Behind bars

June 27, 2003

German and French prison rules require prisoners to be addressed respectfully as "Herr So-and-So" or "Monsieur So-and-So." Prisoners also receive good health care and even paid vacations. Why are such practices not only nearly nonexistent in the United States, but nearly inconceivable? Why are prisoners punished much more harshly in the U.S. than in Europe? James Q. Whitman, professor of comparative and foreign law at Yale University, devotes himself to answering such questions.

Whitman documents many ways in which U.S. prison systems are harsher than those of Europe. The U.S. criminalizes a larger number of moral offenses, subjects more classes of persons to criminal liability, and more frequently enforces standing laws. Mandatory prison sentences are longer, and punishments are less likely to be adjusted for mitigating circumstances. Whitman's many examples of America's extreme harshness confirm U.S. Supreme Court Justice Stevens's statement opposing a 1984 ruling against prisoner rights: "[This ruling] declares prisoners to be little more than chattels, a view I thought society had outgrown long ago."

We all have much at stake in understanding America's harsh justice. Since 1980, the population in U.S. jails and prisons has quadrupled, representing the largest and most rapid expansion of the prison population in world history. Most of the 2 million now incarcerated are nonviolent offenders. This high incarceration rate does considerable damage to American society as a whole. Some 500,000 people go into U.S. jails and prisons each year, while an estimated 600,000 come out annually, carrying the wounds inflicted in prison back into the larger society. One-and-a-half million U.S. children have a parent in prison.

One reason why we are so much harder on prisoners than Europeans are is that the U.S. has had a different way of understanding social status. Europe has a long history of maintaining high- and low-status positions in a social hierarchy. This has involved adjusting punishments according to the status of the one being punished.

In applying the death penalty, for example, beheading was a high-status punishment, hanging a low-status one. In imprisonment, high-status offenders (Voltaire, and even Hitler, before he came to power) were confined with dignity, comforts and rights, while lower-class folk suffered overcrowding, neglect, flogging and worse. When movements for equality impacted punishment practices, Europeans tended to create fairness by "leveling up"--i.e., by bringing all punishment practices up to the level that historically had been allotted to privileged prisoners of high social status.

In contrast, Whitman claims, the U.S. since colonial times has displayed a pervasive resistance to high-status rank, and thus also to high-status privileges in punishment. The U.S. drive for fairness in punishing has tended toward a "leveling down," a generalizing of low-status punishments for all.

American harshness also grew out of Americans' negative views of state power, Whitman argues. In Europe the state and its bureaucracies often have led the way in "leveling up" punishment practices toward milder forms for all. U.S. popular suspicion of state power and distaste for bureaucracy tend to limit the state's power to mitigate harsh penal practices. Rather, U.S. punishment regimes often depend on popular democratic politics. "It is simply too easy for politicians to mobilize support by advocating harsh punishment for abstractly conceived 'criminals,'" Whitman states. That such harshness is an outgrowth of the American values of democracy and egalitarianism is "a painful American irony."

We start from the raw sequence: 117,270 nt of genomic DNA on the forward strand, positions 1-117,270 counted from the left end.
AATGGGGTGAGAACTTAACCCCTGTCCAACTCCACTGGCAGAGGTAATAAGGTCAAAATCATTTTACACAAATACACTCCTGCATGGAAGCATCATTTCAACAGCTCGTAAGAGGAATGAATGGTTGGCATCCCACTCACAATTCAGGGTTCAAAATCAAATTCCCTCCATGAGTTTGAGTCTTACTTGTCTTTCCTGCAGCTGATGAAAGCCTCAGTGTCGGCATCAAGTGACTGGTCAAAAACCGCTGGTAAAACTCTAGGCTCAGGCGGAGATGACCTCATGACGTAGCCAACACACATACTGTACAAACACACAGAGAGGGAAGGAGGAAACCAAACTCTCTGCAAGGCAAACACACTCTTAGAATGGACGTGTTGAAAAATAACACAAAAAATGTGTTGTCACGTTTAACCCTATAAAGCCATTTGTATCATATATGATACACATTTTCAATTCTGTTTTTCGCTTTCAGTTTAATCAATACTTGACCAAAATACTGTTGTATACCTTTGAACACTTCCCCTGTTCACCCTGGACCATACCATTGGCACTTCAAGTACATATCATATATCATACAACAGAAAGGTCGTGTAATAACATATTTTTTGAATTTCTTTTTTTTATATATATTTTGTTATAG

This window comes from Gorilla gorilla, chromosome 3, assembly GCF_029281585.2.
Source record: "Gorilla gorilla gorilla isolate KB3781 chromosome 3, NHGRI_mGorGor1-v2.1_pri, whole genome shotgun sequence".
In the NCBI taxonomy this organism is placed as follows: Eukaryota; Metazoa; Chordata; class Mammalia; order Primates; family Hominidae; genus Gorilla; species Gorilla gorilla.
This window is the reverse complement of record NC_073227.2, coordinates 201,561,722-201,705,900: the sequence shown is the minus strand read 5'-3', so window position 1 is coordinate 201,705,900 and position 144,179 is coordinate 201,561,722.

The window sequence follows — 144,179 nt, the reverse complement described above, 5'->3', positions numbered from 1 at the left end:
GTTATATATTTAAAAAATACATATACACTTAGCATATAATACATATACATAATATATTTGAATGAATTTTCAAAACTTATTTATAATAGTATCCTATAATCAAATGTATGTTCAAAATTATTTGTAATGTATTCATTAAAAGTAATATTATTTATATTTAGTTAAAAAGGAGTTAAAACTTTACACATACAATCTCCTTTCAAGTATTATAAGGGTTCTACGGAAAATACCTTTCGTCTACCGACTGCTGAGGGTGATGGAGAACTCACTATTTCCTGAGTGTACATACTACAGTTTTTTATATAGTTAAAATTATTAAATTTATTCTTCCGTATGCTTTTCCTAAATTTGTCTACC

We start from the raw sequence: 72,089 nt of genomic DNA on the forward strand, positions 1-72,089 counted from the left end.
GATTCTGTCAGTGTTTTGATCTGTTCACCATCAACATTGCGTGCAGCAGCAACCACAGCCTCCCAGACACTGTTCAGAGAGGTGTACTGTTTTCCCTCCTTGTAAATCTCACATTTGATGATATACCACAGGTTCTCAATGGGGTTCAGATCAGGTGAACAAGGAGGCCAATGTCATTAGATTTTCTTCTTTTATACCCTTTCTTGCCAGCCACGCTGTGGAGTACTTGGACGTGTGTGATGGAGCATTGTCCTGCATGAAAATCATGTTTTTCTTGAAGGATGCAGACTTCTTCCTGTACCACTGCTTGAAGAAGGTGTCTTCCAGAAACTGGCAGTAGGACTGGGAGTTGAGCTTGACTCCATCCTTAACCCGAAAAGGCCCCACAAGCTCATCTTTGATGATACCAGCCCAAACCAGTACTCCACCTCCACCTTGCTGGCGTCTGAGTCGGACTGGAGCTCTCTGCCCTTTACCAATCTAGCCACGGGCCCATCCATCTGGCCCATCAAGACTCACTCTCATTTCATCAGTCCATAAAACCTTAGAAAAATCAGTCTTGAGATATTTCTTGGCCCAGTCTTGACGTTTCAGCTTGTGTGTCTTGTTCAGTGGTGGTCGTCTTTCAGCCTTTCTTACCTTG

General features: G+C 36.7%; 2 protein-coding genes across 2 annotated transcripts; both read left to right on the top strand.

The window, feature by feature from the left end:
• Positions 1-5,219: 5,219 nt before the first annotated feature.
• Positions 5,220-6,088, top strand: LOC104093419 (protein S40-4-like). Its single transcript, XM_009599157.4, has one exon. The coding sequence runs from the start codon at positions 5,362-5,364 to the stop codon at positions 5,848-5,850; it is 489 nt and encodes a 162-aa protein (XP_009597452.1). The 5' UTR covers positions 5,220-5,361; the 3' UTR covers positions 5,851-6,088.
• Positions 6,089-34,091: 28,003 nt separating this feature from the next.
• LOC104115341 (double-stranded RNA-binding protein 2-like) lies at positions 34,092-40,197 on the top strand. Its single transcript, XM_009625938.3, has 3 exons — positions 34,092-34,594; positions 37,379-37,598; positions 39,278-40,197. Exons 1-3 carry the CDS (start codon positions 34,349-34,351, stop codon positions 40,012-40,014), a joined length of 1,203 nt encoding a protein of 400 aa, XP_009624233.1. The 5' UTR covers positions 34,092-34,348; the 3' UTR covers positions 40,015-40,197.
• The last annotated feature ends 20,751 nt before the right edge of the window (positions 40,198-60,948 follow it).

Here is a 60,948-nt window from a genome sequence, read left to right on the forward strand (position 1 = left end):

Though Whitman focuses on these two causes, the other determinants of our harshness in punishment cannot be ignored. In his introduction Whitman says that race and racism will be "put to one side" in his book, but he is forced to return to these issues repeatedly to clarify his argument. He stresses that Americans' historical identification of prisoners with slaves is "of central import" to the generalization of low-status treatment.

Harsh Justice cries out for further elaboration of the impact of slavery and racism on punishment. Slavery's baseness not only kept U.S. punishment practices tethered to low-status forms, but also pulled low-status punishment practices down still further, toward the kind of treatments meted out to slaves (forced labor, flogging, branding). As Whitman senses, but does not fully conceptualize, the politics of race (and, perhaps, also of labor) must be placed more to the center of accounts of our harshness.

The religious dimension of our punishment practices also needs to be explored, as Whitman's occasional comments on religion make clear. "Fierce American Christian beliefs often identify all social disorder as 'sin,' mitigating our ability to distinguish major from minor infractions, a necessary distinction for a more calibrated, less harsh, justice system," he notes.

Whitman also suggests that Christian practice can play a more positive role. It is Christian practices, he writes, that partly account for the "quasi-sacral monarchical traditions" that in Europe created a politics of grace that persists in the greater mildness of Europe's criminal-justice system. If America's harsh ways are ever to change, "our Christian tradition" would be the most likely source of mildness. Yet Whitman also registers an understandable reserve about the notion of a "Christianized America," and thus does not suggest how Christian traditions might create this mildness.

Whitman's study of social status, state power and punishment in Europe and America adds important pieces to the puzzle of American harshness. We must now integrate his claims with a consideration of the ways that status and power have been viciously marked in the U.S., especially in terms of race and class.